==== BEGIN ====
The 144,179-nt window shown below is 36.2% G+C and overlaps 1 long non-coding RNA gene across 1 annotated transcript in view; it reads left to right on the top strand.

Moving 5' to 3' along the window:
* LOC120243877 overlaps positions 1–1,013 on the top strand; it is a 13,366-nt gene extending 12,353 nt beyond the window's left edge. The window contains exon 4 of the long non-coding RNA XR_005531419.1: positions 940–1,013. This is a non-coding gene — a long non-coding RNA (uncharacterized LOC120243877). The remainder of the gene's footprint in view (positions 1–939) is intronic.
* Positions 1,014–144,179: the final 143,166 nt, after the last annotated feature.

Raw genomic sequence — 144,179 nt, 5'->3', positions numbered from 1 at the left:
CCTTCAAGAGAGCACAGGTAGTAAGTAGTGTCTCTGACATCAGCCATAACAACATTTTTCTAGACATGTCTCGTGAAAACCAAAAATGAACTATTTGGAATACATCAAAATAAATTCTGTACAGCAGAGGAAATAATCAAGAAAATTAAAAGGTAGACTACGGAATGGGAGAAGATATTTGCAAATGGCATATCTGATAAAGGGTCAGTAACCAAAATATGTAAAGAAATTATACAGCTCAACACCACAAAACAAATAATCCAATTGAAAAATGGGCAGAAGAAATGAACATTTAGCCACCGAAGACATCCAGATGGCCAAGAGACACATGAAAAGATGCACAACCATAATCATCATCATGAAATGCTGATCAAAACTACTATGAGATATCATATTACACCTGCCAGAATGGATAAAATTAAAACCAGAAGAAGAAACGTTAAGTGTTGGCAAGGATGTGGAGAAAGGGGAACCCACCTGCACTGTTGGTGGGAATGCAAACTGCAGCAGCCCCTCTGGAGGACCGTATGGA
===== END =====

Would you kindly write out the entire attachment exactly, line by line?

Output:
The 144,179-nt window shown below is 36.2% G+C and overlaps 1 long non-coding RNA gene across 1 annotated transcript in view; it reads left to right on the top strand.

Moving 5' to 3' along the window:
* LOC120243877 overlaps positions 1–1,013 on the top strand; it is a 13,366-nt gene extending 12,353 nt beyond the window's left edge. The window contains exon 4 of the long non-coding RNA XR_005531419.1: positions 940–1,013. This is a non-coding gene — a long non-coding RNA (uncharacterized LOC120243877). The remainder of the gene's footprint in view (positions 1–939) is intronic.
* Positions 1,014–144,179: the final 143,166 nt, after the last annotated feature.

Raw genomic sequence — 144,179 nt, 5'->3', positions numbered from 1 at the left:
CCTTCAAGAGAGCACAGGTAGTAAGTAGTGTCTCTGACATCAGCCATAACAACATTTTTCTAGACATGTCTCGTGAAAACCAAAAATGAACTATTTGGAATACATCAAAATAAATTCTGTACAGCAGAGGAAATAATCAAGAAAATTAAAAGGTAGACTACGGAATGGGAGAAGATATTTGCAAATGGCATATCTGATAAAGGGTCAGTAACCAAAATATGTAAAGAAATTATACAGCTCAACACCACAAAACAAATAATCCAATTGAAAAATGGGCAGAAGAAATGAACATTTAGCCACCGAAGACATCCAGATGGCCAAGAGACACATGAAAAGATGCACAACCATAATCATCATCATGAAATGCTGATCAAAACTACTATGAGATATCATATTACACCTGCCAGAATGGATAAAATTAAAACCAGAAGAAGAAACGTTAAGTGTTGGCAAGGATGTGGAGAAAGGGGAACCCACCTGCACTGTTGGTGGGAATGCAAACTGCAGCAGCCCCTCTGGAGGACCGTATGGA